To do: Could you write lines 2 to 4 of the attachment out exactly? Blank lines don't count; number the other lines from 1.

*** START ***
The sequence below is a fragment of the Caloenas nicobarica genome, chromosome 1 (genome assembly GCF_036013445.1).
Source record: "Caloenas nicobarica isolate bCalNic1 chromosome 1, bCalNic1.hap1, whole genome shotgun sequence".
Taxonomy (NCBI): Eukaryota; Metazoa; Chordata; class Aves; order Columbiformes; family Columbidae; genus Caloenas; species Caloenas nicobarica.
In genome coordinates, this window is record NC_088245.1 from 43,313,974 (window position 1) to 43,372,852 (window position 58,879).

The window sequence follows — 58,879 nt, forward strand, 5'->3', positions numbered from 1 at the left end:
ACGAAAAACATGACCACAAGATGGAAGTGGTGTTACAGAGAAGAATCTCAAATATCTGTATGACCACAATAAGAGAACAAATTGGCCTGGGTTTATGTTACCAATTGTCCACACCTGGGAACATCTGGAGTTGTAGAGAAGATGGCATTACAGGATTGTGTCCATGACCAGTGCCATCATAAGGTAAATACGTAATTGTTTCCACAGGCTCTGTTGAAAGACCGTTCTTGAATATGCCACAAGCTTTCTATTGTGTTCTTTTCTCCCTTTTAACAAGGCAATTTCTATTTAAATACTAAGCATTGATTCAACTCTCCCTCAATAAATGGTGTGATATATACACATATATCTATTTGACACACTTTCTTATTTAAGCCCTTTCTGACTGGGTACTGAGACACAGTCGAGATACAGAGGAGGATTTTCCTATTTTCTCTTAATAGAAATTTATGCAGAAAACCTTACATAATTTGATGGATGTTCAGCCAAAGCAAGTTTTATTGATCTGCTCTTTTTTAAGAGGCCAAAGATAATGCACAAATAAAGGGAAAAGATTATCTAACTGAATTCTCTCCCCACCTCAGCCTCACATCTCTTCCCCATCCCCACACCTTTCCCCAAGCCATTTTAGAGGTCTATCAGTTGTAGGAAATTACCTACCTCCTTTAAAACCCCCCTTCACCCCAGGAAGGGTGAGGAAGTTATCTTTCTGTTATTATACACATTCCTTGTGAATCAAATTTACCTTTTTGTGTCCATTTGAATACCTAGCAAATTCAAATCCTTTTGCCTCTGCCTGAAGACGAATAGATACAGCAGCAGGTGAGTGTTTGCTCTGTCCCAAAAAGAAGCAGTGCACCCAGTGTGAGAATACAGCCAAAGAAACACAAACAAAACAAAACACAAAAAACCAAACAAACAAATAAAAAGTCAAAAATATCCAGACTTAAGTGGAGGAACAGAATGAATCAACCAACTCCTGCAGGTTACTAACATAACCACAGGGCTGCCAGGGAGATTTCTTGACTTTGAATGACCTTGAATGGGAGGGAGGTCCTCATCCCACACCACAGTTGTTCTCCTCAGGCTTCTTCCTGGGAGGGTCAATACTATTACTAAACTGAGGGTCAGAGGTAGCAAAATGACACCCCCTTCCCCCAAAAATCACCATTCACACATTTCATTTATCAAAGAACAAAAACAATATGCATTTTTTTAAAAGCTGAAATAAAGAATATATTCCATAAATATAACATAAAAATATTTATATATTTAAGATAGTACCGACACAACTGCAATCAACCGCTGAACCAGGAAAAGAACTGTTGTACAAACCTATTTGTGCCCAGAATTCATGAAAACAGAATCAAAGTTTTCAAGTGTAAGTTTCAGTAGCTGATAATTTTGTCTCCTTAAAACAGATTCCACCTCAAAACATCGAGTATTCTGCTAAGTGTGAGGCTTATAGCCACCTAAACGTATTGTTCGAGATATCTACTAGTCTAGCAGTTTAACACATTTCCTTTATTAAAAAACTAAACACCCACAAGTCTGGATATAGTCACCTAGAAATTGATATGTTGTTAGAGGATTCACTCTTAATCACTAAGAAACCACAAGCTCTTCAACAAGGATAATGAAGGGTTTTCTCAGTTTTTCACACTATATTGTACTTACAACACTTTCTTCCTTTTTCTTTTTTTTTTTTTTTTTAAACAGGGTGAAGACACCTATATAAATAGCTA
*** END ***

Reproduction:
Source record: "Caloenas nicobarica isolate bCalNic1 chromosome 1, bCalNic1.hap1, whole genome shotgun sequence".
Taxonomy (NCBI): Eukaryota; Metazoa; Chordata; class Aves; order Columbiformes; family Columbidae; genus Caloenas; species Caloenas nicobarica.
In genome coordinates, this window is record NC_088245.1 from 43,313,974 (window position 1) to 43,372,852 (window position 58,879).